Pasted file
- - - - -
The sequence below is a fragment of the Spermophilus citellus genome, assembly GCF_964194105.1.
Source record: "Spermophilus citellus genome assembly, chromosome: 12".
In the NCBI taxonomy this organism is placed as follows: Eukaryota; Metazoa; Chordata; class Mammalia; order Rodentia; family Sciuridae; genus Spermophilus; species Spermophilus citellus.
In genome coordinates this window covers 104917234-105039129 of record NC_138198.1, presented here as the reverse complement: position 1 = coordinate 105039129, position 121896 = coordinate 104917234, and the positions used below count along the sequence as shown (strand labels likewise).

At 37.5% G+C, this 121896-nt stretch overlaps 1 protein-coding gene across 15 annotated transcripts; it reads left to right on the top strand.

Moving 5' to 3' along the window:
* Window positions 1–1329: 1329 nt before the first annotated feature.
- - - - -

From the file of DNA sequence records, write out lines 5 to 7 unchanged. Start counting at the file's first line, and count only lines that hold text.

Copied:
At 37.5% G+C, this 121896-nt stretch overlaps 1 protein-coding gene across 15 annotated transcripts; it reads left to right on the top strand.

Moving 5' to 3' along the window:
* Window positions 1–1329: 1329 nt before the first annotated feature.